Albert Einstein says so. (This is to pander to those who prefers to listen to big names than do the thinking themselves)

If you husband informed you that he has just gotten news that his classmate got lung cancer from smoking, NOW is the time.

"Dear, I need you. Don't leave me early."

Grab his arm or hug him.

"I love you. Our child loves you too."

If he doesn't get it now, he never will!


Not what you were expecting from reading the title?

You are probably early in your investing/trading journey...


In due time, you may realise it's everything to do with waiting for the trade to come to you - when the risk/reward ratio is in our favour.

And patiently waiting for the price/value gap to widen to the extent it provides us a good margin of safety to start nibbling.

Friday 18 October 2013

Steve Jobs, CD shops, Nokia, BlackBerry, Kodak, and connecting back the dots

Imagine you are a business owner or CEO of a successful PC company.

I'm am sure you will have goals, aims, and a dream (vision) for your business.

Most CEOs and business owners will have the similar straight line extrapolation of their past goals - just add 20% and we are good to go! 

And how can you go wrong with a vision of putting your computer on the desks of everyone?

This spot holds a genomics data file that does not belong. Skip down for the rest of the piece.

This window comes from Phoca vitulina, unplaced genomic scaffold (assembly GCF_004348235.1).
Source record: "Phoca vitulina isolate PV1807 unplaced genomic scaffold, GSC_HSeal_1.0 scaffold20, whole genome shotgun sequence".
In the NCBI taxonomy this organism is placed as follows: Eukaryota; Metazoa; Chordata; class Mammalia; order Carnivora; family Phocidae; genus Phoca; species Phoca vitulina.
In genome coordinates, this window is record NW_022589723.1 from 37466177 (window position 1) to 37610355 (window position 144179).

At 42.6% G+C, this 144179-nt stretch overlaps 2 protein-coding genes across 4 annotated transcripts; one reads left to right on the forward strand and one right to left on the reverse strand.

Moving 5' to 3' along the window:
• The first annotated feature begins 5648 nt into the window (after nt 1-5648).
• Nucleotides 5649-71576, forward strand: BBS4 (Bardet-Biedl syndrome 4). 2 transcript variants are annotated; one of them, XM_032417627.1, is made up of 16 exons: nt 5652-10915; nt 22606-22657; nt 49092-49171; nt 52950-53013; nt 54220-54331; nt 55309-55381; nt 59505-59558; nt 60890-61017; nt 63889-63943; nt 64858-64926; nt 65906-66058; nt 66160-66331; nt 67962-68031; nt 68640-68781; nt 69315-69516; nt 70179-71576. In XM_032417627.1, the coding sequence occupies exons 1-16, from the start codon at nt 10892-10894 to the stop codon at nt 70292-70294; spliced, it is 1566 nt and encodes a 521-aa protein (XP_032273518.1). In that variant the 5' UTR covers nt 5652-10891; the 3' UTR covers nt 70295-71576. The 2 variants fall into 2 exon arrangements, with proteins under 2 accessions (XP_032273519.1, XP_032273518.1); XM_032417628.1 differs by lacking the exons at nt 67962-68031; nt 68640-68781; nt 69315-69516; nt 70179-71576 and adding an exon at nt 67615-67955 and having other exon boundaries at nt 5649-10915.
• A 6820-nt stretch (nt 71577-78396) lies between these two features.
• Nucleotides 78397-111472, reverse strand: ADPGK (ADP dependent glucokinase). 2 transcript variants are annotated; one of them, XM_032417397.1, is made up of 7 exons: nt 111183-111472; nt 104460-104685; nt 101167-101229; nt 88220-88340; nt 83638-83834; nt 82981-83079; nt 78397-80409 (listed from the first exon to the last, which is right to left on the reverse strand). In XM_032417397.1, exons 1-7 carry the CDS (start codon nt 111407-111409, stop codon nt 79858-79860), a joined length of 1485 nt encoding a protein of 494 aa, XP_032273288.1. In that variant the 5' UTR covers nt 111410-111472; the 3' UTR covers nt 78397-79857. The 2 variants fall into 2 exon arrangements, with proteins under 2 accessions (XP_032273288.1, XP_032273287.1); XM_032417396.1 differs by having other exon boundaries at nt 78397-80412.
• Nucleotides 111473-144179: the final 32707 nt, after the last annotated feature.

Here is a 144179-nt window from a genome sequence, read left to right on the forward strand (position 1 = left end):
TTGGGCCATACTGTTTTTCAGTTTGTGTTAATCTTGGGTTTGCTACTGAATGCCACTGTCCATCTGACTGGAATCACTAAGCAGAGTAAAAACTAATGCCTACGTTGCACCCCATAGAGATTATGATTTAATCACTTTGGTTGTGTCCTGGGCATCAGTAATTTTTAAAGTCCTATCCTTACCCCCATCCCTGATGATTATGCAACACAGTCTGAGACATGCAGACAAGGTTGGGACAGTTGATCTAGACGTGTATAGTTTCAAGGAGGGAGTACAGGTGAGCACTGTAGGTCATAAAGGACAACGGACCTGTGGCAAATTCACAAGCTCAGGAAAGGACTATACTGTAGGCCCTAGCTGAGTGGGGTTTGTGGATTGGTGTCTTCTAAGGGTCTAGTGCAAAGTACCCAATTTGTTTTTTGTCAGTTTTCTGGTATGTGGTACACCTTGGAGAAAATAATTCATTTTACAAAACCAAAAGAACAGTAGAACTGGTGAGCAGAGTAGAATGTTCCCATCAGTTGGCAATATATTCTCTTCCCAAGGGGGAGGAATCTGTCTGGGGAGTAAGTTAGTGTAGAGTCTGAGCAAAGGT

Now imagine an idiot in your company submitting a proposal to develop a MP3 player?  

The audacious plan is not about selling hardware per se. It's to take on the 4 major music labels like Universal, Sony, EMI, and Warner on a radically different way to distribute music?

And didn't this idiot know everyone is downloading music illegally from the net? Why pay when you can get a song for "free"?

Next, an even bigger clown now tries to sell you on this great business opportunity of attacking  the handphone market. We can take on BlackBerry on the corporate side, and Nokia, Motorola, Samsung on the consumer side. How? With one phone model!!!??? 

You almost choked on your coffee when your R&D buffoons developed this ridiculous tablet thingy - a new form factor, if successful, may take market share away from your existing desktop and notebook PC sales...